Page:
Reproductive health clinics serving Latinas grapple with ‘domestic gag rule’
Latinas who provide reproductive services in areas with few options for low-income women and women of color are grappling with a new rule from the Trump administration that may limit clinics’ access to federal funding, making it more difficult to provide affordable care to women.
In Texas’ Rio Grande Valley, where 92% of the population is Hispanic and many are immigrants or don’t have health insurance, “our bodies and our health have become political pawns,” says Lucy Ceballos Félix , associate director of Texas field advocacy for the National Latina Institute for Reproductive Health.
At issue is the “Domestic Gag Rule” that went into effect at the end of August, stipulating that health clinics cannot receive specific federal funding — known as Title X — earmarked for family planning and other health care services. other reproductive health services if abortions are performed at the facility or if specialists refer patients to centers where they can have abortions.
Clinics now face a choice: stop family planning consultations or services that include abortion as a viable option and continue to receive Title X funds; or, like Planned Parenthood, opting out of the federal family planning program and continuing to offer comprehensive services at their facilities while seeking other sources of funding such as donations or private grants.
For centers such as Planned Parenthood, losing Title X money can mean “clinics will become more expensive and women will have to wait longer for appointments,” said Estefany Londoño, a master’s student at the University of Central Florida and longtime reproductive justice advocate. NBC News.
This would defeat the purpose of Title X, which was created to help low-income women.
Impact on contraceptive services
Nearly 4,000 health centers in the United States specializing in reproductive health care receive Title X funds, and about half are state, county, or local health departments.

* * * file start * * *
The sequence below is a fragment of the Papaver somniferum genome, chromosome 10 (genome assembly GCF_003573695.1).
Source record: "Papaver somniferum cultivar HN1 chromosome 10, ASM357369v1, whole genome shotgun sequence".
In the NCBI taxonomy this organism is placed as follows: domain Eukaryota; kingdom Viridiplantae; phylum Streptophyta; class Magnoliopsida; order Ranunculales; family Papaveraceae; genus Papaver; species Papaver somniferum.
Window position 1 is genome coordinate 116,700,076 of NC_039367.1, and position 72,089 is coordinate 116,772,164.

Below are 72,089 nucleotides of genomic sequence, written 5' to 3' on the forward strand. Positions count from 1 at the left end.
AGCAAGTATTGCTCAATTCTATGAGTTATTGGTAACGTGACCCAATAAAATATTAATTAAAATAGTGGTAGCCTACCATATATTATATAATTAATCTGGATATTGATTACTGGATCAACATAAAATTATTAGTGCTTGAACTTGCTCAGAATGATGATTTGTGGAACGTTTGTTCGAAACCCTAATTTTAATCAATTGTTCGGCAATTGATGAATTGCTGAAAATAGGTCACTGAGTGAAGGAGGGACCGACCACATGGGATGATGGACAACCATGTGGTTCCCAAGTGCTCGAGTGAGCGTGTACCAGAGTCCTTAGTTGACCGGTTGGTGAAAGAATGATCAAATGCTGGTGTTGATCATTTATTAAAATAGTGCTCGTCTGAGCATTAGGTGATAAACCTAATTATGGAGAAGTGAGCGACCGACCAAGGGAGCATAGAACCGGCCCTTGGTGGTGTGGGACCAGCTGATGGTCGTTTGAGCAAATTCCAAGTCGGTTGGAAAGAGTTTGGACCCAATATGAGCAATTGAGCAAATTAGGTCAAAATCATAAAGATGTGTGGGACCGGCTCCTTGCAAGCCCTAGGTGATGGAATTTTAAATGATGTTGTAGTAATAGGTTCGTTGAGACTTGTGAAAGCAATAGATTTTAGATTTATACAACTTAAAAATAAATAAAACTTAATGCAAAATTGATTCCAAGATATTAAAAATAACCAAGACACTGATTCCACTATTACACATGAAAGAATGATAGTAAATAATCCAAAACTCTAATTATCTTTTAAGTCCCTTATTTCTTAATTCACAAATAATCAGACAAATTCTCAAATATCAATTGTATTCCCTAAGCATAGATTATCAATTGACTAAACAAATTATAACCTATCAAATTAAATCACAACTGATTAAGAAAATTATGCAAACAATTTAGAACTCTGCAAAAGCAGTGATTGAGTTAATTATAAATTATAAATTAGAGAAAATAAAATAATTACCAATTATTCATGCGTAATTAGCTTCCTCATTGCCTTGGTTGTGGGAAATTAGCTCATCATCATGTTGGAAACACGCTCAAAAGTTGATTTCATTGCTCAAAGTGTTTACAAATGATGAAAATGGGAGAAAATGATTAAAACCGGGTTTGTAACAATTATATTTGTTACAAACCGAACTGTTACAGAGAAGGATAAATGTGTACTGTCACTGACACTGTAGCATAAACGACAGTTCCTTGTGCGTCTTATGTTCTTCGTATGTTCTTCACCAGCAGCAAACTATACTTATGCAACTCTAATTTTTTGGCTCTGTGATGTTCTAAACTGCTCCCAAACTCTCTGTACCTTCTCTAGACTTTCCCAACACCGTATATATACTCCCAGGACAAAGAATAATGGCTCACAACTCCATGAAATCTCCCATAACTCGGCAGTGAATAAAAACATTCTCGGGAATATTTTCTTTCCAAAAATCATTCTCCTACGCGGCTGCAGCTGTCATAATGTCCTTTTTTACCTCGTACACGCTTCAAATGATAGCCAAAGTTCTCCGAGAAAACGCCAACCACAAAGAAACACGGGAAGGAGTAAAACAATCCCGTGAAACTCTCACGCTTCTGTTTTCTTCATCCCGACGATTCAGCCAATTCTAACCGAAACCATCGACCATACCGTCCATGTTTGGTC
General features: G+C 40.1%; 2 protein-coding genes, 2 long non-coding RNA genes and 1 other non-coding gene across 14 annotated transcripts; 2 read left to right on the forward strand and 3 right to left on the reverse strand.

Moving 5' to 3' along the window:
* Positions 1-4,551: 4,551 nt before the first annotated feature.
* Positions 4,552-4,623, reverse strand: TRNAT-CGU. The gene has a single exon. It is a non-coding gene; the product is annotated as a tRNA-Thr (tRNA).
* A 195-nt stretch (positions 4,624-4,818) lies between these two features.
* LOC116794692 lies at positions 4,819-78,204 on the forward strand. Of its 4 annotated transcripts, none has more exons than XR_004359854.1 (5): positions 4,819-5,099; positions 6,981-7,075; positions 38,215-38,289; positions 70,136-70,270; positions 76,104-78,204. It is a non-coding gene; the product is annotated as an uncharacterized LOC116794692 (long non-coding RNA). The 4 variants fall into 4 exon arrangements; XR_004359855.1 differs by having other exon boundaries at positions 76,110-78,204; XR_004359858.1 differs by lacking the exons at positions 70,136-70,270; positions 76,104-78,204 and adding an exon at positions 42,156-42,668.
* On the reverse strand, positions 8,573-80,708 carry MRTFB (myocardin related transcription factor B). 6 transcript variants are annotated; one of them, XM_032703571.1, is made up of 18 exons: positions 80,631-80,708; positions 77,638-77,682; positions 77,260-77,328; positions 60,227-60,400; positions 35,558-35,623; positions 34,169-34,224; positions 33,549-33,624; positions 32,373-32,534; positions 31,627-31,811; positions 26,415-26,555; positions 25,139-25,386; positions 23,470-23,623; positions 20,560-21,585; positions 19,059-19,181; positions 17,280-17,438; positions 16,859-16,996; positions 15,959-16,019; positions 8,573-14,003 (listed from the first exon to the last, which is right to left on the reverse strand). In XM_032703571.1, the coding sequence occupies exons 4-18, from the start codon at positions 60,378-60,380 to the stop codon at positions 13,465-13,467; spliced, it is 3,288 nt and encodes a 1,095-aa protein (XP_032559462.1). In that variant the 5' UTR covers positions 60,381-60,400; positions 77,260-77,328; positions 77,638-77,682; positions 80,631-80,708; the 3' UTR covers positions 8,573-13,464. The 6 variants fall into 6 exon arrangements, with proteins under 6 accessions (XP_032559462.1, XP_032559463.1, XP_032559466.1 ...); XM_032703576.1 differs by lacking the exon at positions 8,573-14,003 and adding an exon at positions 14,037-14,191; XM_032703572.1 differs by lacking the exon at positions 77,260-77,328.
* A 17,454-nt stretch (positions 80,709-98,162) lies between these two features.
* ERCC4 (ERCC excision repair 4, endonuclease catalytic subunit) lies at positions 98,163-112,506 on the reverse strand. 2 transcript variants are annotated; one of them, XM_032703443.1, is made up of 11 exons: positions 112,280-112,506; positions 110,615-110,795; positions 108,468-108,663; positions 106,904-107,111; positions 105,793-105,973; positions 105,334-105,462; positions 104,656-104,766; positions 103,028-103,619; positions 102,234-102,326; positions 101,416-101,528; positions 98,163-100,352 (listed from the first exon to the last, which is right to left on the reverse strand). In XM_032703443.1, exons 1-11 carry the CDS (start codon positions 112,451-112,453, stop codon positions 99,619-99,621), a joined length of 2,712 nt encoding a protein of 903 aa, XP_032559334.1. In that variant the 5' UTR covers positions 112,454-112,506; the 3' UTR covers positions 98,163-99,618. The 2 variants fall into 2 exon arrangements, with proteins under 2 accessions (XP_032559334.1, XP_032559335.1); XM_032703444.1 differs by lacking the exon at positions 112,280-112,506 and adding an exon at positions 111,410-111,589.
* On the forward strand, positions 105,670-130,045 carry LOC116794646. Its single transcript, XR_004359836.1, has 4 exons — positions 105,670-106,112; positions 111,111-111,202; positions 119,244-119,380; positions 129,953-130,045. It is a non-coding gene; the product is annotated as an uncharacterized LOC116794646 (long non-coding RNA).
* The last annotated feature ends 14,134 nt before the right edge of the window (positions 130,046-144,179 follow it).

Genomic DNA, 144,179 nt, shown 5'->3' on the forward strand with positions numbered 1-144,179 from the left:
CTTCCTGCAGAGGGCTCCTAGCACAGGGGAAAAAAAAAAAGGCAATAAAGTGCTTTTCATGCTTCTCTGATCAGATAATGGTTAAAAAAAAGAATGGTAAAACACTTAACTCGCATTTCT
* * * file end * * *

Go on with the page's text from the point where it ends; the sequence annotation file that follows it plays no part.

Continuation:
More than 80% of Title X funds go to birth control services as well as preventative care such as breast cancer screenings and HIV testing, among other reproductive and preventative health care services.
Women of color make up more than half of all Title X patients, while Latinas make up about a third.
The regions of the Rio Grande Valley, where Ceballos Félix works, are considered a “contraceptive desert”, which means that they do not have reasonable access to a health center offering a “full range of contraceptive methods”. . According to the organization Power to Decide, which works to prevent unplanned pregnancies, around 19.5 million women live in these areas.
Many clinics in this area are “overwhelmed” and struggle to meet the needs of women living in the area, Ceballos Félix said, adding that women normally have to wait a year to get an appointment for a pap smear.
“With the new restrictions, that wait is going to get longer,” she said, adding that she fears more funding regulations could lead to clinics closing.
When clinics are scarce, “people are more likely to self-medicate”, rather than seeking medical advice or prescriptions. “It’s very dangerous,” Ceballos Félix said.